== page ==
Monday – First IV beat Emma I by 26s
Emma were taking a long time to get ready on the start, whilst we were straight into position with some expert coxing from Will. Unfortunately, by the time they were eventually ready, we’d been blown towards the far bank, and the umpire proceeded to set us off at an angle. Despite this, the start was great and the crew settled into a good rhythm, holding Emma off comfortably. Around the first corner everything went well, but somewhere between the gut and the plough the rudder managed to snag some debris and started to cause problems for Will. With some brute strength from Mike and Neil though, we made it round the corners and onto the reach, where we were leading Emma by about 20 seconds. Some decent rowing into a fairly strong headwind saw this lead extended to 26 seconds by the finish.
Wednesday – Quarter-Finals First IV beat Queens’ I by 8s – Second IV get a bye
The first IV are set to race Queens’, and the second Jesus IV. After CUCBC committee members had initially expressed doubt of Jesus IV’s existence, only to finally confirm that they would be on the start line mere hours before the race, we were vaguely optimistic. And rightly so, they decided to scratch half an hour later, handing us a bye to the semi-finals.
We knew from past experience that Queens’ are traditionally fairly strong in Michaelmas, so we were expecting nothing less than a hard fought race from them, especially after having to re-row against them last year. Thankfully, unlike the previous race, our rudder stayed debris free for the race, and we reaped the benefits of being able to take the corners. After a strong start we had already put significant distance on them by first post corner, and extended the lead up to the plough at which point we were roughly 10s ahead. As we were top station we were well aware of the lead we had established so we never stepped up a gear after that point, allowing the gap to close a little between the crews, but in reality the result was never in doubt as we crossed the line 8s ahead.
Thursday – Semi-Finals – First IV beat Christ’s I by 2s – Second IV lose to Emma II by 15s
A capsize-less row to the start line for both crews (the second IV having managed to capsize in the last outing before the race – no prizes for guessing which one skipped the roll-ups) had everyone feeling pretty good. Then there was an inexplicable 20 minute delay, just to allow the nerves to surface. The first IV went off first:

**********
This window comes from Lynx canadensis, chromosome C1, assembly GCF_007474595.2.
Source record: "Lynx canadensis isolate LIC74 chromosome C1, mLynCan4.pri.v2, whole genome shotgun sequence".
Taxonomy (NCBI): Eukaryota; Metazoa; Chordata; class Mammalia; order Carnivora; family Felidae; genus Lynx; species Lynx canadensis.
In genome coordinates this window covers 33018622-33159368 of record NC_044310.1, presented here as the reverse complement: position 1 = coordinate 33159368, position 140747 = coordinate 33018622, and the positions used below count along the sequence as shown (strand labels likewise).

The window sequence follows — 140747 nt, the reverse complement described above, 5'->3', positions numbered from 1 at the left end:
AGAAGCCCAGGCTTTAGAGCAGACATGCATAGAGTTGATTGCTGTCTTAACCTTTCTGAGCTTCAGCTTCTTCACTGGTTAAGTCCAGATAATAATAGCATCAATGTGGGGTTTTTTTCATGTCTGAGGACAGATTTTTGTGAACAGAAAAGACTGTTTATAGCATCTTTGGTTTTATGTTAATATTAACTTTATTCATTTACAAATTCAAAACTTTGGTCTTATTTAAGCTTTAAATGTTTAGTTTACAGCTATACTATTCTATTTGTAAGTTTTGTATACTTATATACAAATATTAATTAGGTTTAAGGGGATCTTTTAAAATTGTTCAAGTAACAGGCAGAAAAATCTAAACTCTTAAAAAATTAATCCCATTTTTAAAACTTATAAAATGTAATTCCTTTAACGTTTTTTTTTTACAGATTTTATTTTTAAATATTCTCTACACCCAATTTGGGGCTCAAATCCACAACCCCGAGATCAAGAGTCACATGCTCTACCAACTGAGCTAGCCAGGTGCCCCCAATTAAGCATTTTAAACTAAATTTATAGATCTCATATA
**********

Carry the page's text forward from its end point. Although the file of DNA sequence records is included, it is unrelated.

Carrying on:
This was a difficult race to predict, as we came in having beaten them convincingly at autumn head, but they had pulled a faster time than us on the previous day. It proved to be an incredibly close race, with us having a strong start off the top station, winding into the mid 40s before settling down onto our strong racing rhythm by the end of first post reach. We were perhaps a little cautious around the corners but by the time we reached the plough, our bank party had us a length and a half ahead – exactly where we needed to be given the wind on the reach. Coming around Ditton, the wind hit us fairly hard, and Christ’s were down to ¾ of a length off us at the start of the reach, but from then on, they didn’t gain at all on us and after a sprint finish we crossed the line 2s ahead of them – just enough to avoid a rerow – and progress to the final against a highly fancied Clare boat. We hadn’t really hit our best rhythm in this race but thankfully it was enough to take us through.
The second IV were to be chased by Emma 2. The best start we had yet managed and some of our most composed race-pace rowing put us level at the plough. Emma took the opportunity to pounce as we took a slightly wide line around Ditton and hit the wind harder than expected though, allowing them to eat into us a bit coming onto the reach. A combination of panicking and failing to regain our composure and rhythm ultimately led to them winning by about 15s, and the end of the Second IV’s Uni IVs campaign.
Thursday – Final – First IV lose to Clare, but fight admirably to the last
Make no mistake, Clare were a good crew. They’d overtaken everyone they’d raced so far and had several ex-Blues and lightweights in the boat. Nevertheless, King’s was determined to give them a run for their money. Off the start, the crew hit 48 1/2 strokes per minute. The outflow flew up so fast Will barely had time to warn the crew before it was wreaking its havoc on the boat. The rate settled slightly, but remained high; 36 at least for most of first post reach. Around the corners, the rudder behaved itself and decent power from the relevant sides kept the boat hugging the inside of each corner. Every lift was met with aggression and determination, and by the plough Clare hadn’t gained much more than a length. Onto the long reach, King’s lifted up yet again, but Clare had attacked the corner to gain another length. Nonetheless, every King’s lift took them up towards 38 before settling back down to around 36. Sheer grit and power ensured that Clare didn’t gain anything more on the reach, and so it was that we passed their finish line without being overtaken. Sadly, at this exact moment the bow side blades clattered with the bank after a combination of an extremely tight line from Will and an unbalanced stroke from bow pair. The crew was upset, but dignified enough to wind it back up and finish properly. The official margin sadly does not do them justice, but the bank party timing had them at around a 7:30 finish had they not crashed, which would have been an extremely impressive time. Not quite as impressive as Clare’s winning time, but fast enough to win Uni IVs in most years! Never have I been more jealous of a King’s boat than I was of their race that day (Conor, stuck on the bank).